As you are thinking about running a pilot, the most common trap to fall into is underestimating the amount of organizing, preparation, and research required to execute well. Pre-pilot diligence happens before you are even committed to the pilot and serves to help scope and scale later work. Before you run a pilot you need to know what you don’t know. On a rushed timeline you should dedicate two full work weeks to this process for a small to medium pilot. For longer or more extensive pilots outside your area of experience, you should dedicate more time to these processes. These steps set a bar of excellence that will prepare you to run the best pilot you can. Don’t worry about being too informal when you start this process or not being an expert. The most important part of this part of the process is to be honest with yourself about what you don’t know.
The process of desk research can be reduced to a single question; if you were to call up an expert, what information would you need in hand to ask good questions and present yourself well? Begin to immerse yourself in this stage! What is the economic history and cultural context of the country you are piloting in? What other projects have been run in the past which are similar to what you are proposing? Search widely and read quickly, drawing from academic work, blog posts, videos, podcasts, and books. Keep track of key questions that change or reinforce your assumptions.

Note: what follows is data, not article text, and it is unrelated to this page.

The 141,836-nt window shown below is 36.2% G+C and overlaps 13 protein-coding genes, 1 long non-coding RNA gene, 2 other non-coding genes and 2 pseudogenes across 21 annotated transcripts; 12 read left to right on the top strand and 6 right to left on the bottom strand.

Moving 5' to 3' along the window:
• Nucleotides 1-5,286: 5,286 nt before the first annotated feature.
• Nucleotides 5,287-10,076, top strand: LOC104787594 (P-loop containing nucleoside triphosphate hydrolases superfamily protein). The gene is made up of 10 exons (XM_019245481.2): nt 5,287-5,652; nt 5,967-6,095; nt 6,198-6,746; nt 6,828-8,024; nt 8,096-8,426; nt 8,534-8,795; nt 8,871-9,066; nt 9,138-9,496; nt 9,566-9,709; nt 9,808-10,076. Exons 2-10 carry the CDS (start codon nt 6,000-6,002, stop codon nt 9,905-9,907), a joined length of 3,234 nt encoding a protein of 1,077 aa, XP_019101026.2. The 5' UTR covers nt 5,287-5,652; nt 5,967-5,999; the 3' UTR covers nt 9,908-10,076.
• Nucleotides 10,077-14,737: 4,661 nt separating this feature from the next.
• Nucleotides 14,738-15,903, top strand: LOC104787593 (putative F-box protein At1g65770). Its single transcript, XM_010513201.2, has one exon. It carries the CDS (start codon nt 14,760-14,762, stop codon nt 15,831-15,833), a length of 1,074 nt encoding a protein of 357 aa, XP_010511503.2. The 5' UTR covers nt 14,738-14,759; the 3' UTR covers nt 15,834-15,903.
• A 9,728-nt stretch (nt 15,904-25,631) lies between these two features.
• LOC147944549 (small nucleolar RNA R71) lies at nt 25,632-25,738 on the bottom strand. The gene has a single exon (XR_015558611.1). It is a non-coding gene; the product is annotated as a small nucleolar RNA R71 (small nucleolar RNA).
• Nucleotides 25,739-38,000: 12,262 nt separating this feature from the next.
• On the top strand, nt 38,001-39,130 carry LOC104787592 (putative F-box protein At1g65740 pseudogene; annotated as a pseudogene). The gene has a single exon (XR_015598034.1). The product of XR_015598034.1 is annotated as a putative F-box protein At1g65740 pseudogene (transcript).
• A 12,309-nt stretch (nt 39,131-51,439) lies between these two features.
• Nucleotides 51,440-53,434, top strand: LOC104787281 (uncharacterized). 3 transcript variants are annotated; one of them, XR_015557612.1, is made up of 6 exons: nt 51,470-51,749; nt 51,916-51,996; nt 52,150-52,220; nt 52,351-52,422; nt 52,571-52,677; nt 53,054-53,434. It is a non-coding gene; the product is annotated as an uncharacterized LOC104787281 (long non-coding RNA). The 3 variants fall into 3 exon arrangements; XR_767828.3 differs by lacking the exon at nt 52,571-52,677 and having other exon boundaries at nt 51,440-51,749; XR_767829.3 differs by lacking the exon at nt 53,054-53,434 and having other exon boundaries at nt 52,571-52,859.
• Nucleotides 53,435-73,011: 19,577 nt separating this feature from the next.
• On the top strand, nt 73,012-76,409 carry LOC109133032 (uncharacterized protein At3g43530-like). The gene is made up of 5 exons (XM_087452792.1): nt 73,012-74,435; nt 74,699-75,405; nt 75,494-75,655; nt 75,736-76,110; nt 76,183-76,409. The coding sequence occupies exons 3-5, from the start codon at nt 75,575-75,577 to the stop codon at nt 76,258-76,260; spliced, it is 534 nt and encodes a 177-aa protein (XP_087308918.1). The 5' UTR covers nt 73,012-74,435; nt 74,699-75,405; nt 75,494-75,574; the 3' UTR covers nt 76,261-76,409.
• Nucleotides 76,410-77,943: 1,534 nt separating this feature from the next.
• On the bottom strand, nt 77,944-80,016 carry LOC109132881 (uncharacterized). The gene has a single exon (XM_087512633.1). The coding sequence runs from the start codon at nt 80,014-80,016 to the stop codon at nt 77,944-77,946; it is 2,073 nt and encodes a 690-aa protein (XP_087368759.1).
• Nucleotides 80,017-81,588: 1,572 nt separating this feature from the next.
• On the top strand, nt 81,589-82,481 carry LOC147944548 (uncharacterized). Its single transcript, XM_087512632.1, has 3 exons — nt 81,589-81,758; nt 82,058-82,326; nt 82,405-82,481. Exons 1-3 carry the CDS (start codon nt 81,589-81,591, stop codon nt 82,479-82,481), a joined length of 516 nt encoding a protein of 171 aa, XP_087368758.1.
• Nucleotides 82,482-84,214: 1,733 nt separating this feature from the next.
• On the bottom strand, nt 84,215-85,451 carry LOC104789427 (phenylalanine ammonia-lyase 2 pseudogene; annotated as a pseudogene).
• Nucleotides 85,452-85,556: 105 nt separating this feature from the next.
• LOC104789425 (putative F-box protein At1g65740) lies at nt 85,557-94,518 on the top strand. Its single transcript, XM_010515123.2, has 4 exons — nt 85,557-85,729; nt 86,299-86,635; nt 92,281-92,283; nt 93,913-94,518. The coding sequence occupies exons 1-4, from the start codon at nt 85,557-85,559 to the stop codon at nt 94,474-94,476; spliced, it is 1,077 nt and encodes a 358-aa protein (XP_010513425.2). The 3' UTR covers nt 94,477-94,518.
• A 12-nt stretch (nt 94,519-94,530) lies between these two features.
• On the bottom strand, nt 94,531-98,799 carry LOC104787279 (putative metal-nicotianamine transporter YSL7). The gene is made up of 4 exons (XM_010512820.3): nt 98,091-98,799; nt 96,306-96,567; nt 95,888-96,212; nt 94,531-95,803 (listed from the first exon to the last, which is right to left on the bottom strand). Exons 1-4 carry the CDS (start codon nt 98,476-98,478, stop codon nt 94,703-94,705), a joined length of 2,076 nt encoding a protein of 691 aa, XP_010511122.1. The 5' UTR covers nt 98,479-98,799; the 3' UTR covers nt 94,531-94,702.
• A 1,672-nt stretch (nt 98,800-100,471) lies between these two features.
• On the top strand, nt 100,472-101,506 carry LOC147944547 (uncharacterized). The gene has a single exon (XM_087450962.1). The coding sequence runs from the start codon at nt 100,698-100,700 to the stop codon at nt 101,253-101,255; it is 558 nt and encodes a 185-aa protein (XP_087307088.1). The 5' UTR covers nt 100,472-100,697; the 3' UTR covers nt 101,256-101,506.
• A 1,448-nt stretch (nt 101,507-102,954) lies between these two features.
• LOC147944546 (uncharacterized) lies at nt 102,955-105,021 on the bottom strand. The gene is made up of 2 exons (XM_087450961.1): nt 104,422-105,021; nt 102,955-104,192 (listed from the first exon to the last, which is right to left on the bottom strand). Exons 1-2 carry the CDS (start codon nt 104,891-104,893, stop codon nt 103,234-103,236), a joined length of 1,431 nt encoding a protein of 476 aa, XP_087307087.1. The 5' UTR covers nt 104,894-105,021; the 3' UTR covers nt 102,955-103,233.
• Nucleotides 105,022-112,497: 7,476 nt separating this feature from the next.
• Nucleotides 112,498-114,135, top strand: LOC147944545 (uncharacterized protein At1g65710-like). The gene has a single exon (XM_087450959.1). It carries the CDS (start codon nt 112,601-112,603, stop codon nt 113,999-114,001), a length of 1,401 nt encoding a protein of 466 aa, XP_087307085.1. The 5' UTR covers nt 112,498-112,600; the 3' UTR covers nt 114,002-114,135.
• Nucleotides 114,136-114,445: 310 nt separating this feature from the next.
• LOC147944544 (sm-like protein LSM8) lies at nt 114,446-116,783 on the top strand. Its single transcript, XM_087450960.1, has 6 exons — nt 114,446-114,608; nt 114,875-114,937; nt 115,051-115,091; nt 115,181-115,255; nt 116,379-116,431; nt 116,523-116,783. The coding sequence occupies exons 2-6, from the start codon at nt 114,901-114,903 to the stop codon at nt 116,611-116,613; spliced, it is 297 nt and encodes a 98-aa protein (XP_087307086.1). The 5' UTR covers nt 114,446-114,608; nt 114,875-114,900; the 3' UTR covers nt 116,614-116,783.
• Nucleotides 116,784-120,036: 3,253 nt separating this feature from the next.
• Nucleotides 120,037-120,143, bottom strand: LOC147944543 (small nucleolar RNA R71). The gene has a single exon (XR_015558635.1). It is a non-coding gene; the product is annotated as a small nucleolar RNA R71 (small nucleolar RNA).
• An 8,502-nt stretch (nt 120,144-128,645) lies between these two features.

Input: Read broadly and quickly.
Output: Quick notes and key questions. A couple of sentences for relevant papers or articles and a citation should be sufficient.
In conjunction with the background research you’re doing, it is useful to keep a document on hand to capture observations, questions, or assumptions that come to mind. It is useful to have this document easily accessible on a mobile device or in a physical notebook. You will keep this document with you throughout the entire process.
In tandem with the desk research, you should also conduct a handful of interviews with experts in the field you’re interested in. You may want to cultivate these relationships throughout your pilot and beyond. Make sure to send an appropriate thank you note.
Input: A document for each interview with a bio of the person you are interviewing, why you are interviewing them, the objectives of the interview, and a handful of specific questions.
Output: 2-8 interviews covering unique and different perspectives. Notes which refine your assumptions.
This pilot toolkit is specifically focused on running digital currency pilots. Before going any further you need to understand the regulatory environment in the jurisdiction(s) you hope to pilot. Speak to a local legal counsel and be prepared to answer the relevant questions. If you are able, we recommend a counsel explicitly sign off on your plan. cLabs may be able to help - feel free to reach out to us at email@example.com if you’d like an introduction.